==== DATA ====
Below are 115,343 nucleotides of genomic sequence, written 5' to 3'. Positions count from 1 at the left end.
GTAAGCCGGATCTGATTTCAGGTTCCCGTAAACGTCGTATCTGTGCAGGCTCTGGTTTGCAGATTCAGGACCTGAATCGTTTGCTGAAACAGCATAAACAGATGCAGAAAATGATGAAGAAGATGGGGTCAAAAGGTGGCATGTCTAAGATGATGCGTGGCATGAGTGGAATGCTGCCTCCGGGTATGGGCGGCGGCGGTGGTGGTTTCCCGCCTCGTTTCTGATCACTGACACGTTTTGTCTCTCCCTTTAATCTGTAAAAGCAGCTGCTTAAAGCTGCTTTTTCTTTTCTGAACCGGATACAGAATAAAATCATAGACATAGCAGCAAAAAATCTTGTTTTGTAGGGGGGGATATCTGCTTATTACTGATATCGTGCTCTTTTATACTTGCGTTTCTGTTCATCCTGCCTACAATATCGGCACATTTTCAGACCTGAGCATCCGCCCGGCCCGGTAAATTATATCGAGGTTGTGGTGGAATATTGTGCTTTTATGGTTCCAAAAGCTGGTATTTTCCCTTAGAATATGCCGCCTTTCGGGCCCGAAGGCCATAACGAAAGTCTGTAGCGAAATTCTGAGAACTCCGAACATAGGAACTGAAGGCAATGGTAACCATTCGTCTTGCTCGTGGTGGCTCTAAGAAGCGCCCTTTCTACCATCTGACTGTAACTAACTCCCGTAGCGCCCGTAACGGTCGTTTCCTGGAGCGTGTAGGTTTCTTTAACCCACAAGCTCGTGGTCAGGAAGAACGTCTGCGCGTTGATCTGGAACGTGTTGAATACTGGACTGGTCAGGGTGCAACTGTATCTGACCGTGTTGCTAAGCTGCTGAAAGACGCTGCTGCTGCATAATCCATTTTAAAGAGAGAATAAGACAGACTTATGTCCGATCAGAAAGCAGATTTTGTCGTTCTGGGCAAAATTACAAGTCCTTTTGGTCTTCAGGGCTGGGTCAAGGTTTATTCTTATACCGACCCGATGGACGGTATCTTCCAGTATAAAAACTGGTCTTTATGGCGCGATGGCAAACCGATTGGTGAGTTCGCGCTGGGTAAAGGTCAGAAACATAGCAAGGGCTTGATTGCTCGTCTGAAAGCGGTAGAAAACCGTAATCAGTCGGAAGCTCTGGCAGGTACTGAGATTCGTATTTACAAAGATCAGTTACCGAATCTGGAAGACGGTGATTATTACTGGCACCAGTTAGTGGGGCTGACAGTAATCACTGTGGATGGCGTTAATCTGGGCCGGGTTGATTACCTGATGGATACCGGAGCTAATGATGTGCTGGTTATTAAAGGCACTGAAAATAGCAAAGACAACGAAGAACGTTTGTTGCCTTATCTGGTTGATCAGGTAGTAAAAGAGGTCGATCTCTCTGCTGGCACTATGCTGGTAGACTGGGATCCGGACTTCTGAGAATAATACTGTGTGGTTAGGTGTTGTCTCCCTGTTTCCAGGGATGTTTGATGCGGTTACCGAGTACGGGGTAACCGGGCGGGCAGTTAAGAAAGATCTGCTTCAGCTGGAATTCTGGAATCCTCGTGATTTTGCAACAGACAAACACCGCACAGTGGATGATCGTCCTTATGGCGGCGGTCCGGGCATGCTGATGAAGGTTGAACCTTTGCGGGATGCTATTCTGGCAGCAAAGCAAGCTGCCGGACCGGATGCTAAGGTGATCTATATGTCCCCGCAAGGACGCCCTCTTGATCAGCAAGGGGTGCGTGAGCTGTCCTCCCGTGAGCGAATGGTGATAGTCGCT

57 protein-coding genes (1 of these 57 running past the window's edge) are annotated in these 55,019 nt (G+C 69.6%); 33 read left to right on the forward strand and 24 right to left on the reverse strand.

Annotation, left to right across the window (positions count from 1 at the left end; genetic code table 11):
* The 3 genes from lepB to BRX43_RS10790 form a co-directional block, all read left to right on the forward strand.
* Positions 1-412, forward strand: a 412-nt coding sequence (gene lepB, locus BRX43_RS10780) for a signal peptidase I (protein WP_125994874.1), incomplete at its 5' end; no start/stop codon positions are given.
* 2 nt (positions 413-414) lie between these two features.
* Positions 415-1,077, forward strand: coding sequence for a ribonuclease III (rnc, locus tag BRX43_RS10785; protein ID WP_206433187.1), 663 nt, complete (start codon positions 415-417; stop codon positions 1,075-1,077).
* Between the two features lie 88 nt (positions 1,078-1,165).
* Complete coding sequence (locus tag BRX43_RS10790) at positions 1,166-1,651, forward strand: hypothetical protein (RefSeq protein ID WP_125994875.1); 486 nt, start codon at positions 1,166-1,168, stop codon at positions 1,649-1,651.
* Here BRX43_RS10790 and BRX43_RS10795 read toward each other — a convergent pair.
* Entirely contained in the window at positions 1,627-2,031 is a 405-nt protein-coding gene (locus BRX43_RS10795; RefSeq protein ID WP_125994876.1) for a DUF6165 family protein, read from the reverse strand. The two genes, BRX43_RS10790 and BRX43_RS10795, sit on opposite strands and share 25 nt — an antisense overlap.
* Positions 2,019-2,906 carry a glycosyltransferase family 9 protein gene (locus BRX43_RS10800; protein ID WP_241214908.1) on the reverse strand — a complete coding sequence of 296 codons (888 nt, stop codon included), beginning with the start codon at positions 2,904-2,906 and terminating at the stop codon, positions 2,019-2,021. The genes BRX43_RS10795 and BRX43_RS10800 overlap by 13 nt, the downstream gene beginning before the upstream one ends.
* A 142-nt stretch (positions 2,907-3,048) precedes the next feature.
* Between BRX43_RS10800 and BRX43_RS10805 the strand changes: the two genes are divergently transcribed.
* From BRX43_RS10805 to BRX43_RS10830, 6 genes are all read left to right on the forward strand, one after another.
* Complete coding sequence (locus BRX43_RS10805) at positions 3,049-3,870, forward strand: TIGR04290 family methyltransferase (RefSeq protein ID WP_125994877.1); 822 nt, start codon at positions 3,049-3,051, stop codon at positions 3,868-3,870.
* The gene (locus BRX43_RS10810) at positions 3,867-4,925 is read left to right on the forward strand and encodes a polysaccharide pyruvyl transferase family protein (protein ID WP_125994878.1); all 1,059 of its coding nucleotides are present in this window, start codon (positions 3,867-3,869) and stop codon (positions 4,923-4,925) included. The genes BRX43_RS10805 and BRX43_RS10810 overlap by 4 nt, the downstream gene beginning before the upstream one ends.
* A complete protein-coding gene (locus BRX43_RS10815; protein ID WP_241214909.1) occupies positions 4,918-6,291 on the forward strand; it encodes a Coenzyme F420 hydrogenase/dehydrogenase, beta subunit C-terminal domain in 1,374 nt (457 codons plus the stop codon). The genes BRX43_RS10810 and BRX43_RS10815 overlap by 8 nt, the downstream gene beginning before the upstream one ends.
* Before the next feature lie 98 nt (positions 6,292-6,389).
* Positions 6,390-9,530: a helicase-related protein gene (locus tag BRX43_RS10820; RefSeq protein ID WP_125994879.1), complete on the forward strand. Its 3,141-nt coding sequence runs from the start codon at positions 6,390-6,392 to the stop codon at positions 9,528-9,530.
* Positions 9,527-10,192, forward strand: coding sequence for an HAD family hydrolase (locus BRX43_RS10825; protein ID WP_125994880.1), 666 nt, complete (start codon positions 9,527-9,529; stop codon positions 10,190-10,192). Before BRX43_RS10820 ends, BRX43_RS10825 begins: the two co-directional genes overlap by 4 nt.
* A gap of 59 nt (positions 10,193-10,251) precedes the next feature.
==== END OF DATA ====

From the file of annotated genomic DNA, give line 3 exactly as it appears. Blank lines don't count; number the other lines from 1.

57 protein-coding genes (1 of these 57 running past the window's edge) are annotated in these 55,019 nt (G+C 69.6%); 33 read left to right on the forward strand and 24 right to left on the reverse strand.